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Morning Five: 05.29.14 Edition

Posted by nvr1983 on May 29th, 2014

morning5

  1. Yesterday, we mentioned that the class of 2014 had only recently finished announcing where they were headed. It turns out that we may have jumped the gun a little as Chris McCullough, a top-25 recruit who signed with Syracuse, is still awaiting his SAT and ACT scores (yes, he took both) to see if he will be eligible. McCullough’s journey to Syracuse has been an interesting one as he transferred from Brewster Academy to IMG Academy last season after being kicked out of the former for violating unspecified school rules. With Syracuse losing its top three players to the NBA Draft (C.J. Fair, Tyler Ennis, and Jerami Grant), whether or not McCullough can play next year could be a critical factor in whether or not they will be towards the top of the ACC.
  2. He is not an incoming recruit, but the announcement that Jerian Grant has been officially readmitted at Notre Dame might be the most significant move since Myles Turner announced that he was heading to Texas at the end of last month. Grant was suspended midway through last season due to academic issues and soon after his suspension the Irish fell apart going 7-13. With Grant (and his 19 points and 6.2 assists per game) returning the Irish won’t be at the top of the ACC, but he should make them a mid-tier team and could make them an upset threat particularly at home.
  3. Much like Grant’s absence late last season for Notre Dame, the injury to Larry Nance Jr derailed Wyoming’s season last year. Given Nance’s contributions to the team–leading them in scoring, rebounds, blocks, and steals–it was not surprise that his absence would have such a profound effect. Fortunately for Larry Shyatt it appears that Nance will be ready for the start of fall practice. Even though Nance tore his ACL on February 18 there was no cartilage damage or any other significant injuries so if his rehab goes well he could make them a threat in the Mountain West if he returns to form.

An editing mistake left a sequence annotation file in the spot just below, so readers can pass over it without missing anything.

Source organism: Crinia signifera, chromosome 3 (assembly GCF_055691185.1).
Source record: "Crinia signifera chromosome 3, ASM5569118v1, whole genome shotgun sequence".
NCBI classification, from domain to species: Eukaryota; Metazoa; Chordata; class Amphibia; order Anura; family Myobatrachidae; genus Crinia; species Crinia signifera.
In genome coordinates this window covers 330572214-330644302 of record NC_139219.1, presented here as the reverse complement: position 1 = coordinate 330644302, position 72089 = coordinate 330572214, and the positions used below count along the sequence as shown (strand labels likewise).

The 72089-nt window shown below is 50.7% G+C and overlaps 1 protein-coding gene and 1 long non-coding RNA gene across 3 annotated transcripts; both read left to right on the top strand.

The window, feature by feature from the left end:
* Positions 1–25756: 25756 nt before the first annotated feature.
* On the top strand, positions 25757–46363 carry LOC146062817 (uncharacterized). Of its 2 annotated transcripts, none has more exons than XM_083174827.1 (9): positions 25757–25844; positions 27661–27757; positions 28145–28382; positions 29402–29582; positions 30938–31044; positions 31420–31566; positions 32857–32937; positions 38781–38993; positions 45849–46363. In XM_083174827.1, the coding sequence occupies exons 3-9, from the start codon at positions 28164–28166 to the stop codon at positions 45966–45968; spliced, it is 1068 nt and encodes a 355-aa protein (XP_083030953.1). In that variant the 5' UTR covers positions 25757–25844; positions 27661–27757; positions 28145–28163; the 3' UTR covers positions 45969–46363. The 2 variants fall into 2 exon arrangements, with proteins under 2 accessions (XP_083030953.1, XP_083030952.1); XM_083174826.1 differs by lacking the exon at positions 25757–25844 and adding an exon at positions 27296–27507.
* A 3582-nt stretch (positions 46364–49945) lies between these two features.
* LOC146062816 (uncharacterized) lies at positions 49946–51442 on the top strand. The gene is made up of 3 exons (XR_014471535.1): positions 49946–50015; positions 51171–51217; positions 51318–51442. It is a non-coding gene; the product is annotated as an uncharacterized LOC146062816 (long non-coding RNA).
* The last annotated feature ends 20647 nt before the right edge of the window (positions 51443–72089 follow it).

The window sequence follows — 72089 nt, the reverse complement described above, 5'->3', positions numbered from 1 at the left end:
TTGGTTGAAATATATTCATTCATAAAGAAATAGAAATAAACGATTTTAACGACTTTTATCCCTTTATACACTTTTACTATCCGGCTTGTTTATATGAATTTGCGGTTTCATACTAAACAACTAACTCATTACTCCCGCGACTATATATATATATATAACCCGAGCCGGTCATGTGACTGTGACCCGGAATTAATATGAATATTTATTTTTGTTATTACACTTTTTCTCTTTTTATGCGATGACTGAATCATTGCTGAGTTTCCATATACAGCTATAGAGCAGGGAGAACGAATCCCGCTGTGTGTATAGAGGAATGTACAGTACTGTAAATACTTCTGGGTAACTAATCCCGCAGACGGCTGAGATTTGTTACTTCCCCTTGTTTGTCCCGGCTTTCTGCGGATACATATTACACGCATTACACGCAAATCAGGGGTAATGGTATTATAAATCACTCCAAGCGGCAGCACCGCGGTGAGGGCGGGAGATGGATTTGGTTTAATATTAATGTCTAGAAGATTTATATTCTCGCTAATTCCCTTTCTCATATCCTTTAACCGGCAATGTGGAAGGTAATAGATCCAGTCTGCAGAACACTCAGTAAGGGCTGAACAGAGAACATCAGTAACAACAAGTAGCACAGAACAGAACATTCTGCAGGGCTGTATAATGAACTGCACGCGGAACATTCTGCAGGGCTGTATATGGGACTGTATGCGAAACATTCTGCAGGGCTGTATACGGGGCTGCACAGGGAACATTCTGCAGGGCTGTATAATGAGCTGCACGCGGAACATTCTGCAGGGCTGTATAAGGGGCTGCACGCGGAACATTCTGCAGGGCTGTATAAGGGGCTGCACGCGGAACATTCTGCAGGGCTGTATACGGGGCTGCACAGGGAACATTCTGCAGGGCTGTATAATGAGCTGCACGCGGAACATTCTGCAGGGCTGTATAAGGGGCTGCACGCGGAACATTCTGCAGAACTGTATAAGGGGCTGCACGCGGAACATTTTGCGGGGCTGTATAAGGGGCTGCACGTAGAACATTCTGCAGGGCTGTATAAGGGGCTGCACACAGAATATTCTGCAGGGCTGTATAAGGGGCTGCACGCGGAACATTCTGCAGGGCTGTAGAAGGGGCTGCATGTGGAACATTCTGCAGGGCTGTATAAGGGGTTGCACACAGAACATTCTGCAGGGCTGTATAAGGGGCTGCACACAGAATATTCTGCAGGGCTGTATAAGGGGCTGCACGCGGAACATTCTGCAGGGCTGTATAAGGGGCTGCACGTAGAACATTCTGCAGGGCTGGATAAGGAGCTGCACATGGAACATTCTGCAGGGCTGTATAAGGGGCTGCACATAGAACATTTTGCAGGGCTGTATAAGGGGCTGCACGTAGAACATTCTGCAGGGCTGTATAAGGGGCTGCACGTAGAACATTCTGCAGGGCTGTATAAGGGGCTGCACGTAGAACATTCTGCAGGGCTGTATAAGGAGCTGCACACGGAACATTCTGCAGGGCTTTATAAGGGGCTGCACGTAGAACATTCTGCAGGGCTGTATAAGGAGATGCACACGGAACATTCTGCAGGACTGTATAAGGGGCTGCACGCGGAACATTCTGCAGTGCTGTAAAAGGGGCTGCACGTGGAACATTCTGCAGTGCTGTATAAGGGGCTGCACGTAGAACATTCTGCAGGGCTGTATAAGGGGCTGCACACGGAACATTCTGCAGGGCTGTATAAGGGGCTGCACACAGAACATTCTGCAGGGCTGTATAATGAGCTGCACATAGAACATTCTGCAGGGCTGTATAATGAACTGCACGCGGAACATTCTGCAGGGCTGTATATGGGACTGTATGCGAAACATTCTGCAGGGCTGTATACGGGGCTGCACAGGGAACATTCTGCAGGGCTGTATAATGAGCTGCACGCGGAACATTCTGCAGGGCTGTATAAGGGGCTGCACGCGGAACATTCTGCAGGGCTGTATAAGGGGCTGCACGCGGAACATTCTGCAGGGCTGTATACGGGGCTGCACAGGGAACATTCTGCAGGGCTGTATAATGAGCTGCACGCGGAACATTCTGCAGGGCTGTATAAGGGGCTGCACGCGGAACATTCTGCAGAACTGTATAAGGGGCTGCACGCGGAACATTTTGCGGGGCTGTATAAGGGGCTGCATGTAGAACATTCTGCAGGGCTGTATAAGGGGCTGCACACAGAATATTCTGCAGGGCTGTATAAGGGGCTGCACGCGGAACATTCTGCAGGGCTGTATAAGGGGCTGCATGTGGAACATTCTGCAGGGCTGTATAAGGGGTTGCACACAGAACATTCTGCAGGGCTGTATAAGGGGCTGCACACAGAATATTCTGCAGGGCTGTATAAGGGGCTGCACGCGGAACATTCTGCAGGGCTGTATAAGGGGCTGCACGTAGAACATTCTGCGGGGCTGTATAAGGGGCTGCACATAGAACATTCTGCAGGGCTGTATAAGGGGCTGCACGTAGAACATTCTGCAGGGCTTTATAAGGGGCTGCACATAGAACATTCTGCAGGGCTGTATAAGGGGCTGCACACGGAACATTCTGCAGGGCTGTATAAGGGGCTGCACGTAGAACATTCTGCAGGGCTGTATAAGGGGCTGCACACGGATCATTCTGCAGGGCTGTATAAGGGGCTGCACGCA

4. Oklahoma guard Isaiah Cousins was hit in the shoulder by an errant bullet while he was back home in New York. According to reports, Cousins found himself in the middle of what appears to be a long-running battle between two street gangs. He was reportedly with a group that was not affiliated with either side when he was struck by a bullet.  Cousins, who averaged 11.0 points and 4.2 rebounds last season, is expected to recover without surgery and return to the team when they begin summer activities in June.
  5. We have seen schools do a lot of things to keep coaches, but what Arizona is attempting to do seems unique. A donor is offering football coach Rich Rodriguez, basketball coach Sean Miller, and athletic director Greg Byrne a stake in an oil and gas company (via a MLP) if they stay at the school for another eight years. Based on the current value of the shares this could be worth $6,188,000 each for Rodriguez and Miller and $3,536,000 for Byrne. The Board of Regents will vote on the contracts on June 6 at which time they would go into effect. The only catch for these three is that they have no protection if the value of the company falls. Of course, their shares could also rise significantly. With the high stakes nature of college athletics it will be interesting to see if more universities and their donors follow this model.

Morning Five: 05.28.14 Edition

Posted by nvr1983 on May 28th, 2014

morning5

  1. Just when you thought that we did not have to worry about a college coach jumping to the NBA, Billy Donovan stated that he won’t guarantee that he will be back at Florida next season. On the surface, it is a fairly innocuous statement, but given the number of job openings out there and the fact that Donovan has already stated that several NBA teams have been in contact with him it will probably raise a few eyebrows in Gainesville. Donovan is already making $3.7 million per year at Florida over the next seasons after signing a contract extension in February so we don’t think he will be able to parlay this into a much bigger salary particularly at Florida, but it will be something to keep an eye on. Based on the current openings we would have to assume his most likely options would be Cleveland, Utah, and Minnesota because we cannot see the Lakers (read: Kobe) or the Knicks (read: Phil) handing over the keys to a college coach they don’t know.